- Biogas cooling: cooling and recapturing the heat from exhaust gases, for example using an HRS G Series heat exchanger, can increase the efficiency of combined heat and power (CHP) plants, with the recovered energy being used elsewhere in the plant.
- Feedstock and sludge heating: maintaining the ideal digester temperature (particularly in the case of thermophilic plants) is essential for full material conversion, while pre-heating the feedstock prior to putting it in the digester can reduce the amount of heat needed in the digester itself. For such applications the HRS DTI Series of heat exchangers is ideal for ensuring a high level of heat transfer while minimising blockages or fouling.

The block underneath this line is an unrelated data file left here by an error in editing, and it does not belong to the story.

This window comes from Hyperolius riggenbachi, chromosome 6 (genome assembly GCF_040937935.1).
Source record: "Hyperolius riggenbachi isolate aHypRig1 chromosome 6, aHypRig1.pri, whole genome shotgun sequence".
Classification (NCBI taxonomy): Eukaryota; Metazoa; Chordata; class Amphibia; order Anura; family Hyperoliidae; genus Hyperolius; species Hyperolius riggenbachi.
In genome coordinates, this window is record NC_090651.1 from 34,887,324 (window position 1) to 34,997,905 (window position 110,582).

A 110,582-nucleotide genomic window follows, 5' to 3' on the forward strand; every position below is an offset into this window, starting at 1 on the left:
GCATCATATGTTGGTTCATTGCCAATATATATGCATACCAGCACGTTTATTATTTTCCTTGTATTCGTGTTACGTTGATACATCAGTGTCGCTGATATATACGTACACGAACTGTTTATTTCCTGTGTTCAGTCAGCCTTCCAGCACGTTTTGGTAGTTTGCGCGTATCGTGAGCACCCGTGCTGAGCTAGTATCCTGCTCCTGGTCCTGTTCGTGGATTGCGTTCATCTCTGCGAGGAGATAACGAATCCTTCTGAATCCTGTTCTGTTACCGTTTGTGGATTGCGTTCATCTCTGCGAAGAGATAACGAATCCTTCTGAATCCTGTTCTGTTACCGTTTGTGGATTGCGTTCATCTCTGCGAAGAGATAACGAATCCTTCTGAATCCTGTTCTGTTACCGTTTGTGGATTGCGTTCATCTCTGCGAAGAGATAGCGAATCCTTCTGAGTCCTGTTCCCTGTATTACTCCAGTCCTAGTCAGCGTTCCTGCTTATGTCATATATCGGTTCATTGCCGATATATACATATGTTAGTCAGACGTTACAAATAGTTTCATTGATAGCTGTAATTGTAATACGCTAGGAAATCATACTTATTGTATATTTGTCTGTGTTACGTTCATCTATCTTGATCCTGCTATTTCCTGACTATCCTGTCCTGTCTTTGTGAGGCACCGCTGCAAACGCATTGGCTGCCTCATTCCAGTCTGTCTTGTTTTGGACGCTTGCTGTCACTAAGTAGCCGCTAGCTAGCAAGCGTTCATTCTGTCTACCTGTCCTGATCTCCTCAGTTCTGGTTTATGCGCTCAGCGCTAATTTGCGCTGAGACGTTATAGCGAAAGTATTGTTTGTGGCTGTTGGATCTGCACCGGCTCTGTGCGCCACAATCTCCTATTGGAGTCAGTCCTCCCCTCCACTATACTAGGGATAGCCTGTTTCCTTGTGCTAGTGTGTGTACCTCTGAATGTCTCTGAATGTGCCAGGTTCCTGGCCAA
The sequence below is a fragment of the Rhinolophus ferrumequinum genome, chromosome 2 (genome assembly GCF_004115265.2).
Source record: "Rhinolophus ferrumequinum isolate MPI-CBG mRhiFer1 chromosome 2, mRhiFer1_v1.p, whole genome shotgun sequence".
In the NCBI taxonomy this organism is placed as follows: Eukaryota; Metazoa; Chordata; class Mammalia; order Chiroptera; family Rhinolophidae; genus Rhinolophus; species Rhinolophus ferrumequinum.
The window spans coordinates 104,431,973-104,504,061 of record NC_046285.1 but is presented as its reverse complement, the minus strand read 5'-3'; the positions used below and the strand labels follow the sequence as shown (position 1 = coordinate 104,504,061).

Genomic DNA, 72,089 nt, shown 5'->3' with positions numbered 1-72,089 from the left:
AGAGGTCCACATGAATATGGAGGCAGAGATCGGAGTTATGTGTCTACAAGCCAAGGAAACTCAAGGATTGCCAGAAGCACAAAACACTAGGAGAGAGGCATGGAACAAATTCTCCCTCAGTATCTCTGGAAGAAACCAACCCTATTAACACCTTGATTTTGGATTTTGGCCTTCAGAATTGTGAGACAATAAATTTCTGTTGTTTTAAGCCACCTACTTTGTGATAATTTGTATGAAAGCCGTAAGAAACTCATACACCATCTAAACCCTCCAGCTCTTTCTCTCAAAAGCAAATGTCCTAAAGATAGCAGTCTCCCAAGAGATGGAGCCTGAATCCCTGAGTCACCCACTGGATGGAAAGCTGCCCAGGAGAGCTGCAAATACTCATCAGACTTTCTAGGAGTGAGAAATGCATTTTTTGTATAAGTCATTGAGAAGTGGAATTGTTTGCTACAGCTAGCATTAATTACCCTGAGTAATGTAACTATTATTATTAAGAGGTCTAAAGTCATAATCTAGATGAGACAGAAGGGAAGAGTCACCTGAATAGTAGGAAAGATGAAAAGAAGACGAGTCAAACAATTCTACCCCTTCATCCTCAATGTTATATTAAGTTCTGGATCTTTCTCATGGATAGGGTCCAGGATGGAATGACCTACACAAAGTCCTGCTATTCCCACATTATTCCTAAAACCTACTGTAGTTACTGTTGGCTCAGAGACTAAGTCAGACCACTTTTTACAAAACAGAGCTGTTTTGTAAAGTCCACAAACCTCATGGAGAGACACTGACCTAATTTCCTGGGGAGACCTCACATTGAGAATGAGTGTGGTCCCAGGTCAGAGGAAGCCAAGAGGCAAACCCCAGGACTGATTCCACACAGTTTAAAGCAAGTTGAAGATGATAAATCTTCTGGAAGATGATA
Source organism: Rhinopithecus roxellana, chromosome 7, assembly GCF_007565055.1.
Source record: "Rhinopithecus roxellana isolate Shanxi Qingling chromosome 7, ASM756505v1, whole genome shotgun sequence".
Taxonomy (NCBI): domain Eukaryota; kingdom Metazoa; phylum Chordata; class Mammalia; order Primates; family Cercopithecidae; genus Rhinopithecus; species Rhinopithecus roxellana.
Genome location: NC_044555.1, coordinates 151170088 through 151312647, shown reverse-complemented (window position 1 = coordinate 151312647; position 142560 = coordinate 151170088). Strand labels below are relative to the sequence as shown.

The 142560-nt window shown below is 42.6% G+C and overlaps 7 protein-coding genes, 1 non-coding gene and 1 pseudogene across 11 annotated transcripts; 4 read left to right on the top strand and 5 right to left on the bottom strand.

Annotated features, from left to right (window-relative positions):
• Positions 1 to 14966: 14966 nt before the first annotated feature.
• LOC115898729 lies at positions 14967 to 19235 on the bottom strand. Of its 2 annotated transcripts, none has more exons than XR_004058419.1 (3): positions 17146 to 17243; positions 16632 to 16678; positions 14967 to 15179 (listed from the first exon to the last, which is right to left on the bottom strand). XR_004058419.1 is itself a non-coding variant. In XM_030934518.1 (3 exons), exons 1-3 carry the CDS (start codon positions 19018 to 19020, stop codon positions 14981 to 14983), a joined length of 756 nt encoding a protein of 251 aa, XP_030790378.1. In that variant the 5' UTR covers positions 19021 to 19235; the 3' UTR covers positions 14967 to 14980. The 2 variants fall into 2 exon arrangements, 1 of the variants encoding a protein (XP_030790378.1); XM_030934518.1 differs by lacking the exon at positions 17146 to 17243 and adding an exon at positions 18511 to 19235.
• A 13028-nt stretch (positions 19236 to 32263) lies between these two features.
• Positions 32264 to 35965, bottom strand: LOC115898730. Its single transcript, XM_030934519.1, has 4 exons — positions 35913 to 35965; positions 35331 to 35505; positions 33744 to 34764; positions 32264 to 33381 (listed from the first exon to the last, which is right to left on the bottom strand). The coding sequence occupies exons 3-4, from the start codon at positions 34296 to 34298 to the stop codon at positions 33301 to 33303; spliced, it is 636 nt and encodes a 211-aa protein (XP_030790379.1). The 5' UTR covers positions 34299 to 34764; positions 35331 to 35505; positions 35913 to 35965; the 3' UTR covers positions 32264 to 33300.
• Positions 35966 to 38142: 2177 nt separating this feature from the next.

- Feedstock or digestate pasteurisation: not only are there legislative or quality drivers for pasteurisation, but operators of AD plants are increasingly seeing pasteurisation as a way of demonstrating the quality of their digestate product and increasing its value. HRS DPS (Digestate Pasteurisation Systems) are specifically designed to cope with difficult materials while maximising energy efficiency.
- Digestate concentration & evaporation: reducing the volume of digestate can not only improve its quality as an organic fertiliser, but it also reduces storage, transport, application and disposal costs. The HRS DCS (Digestate Concentration System) uses a multi-stage evaporation process to concentrate digestate.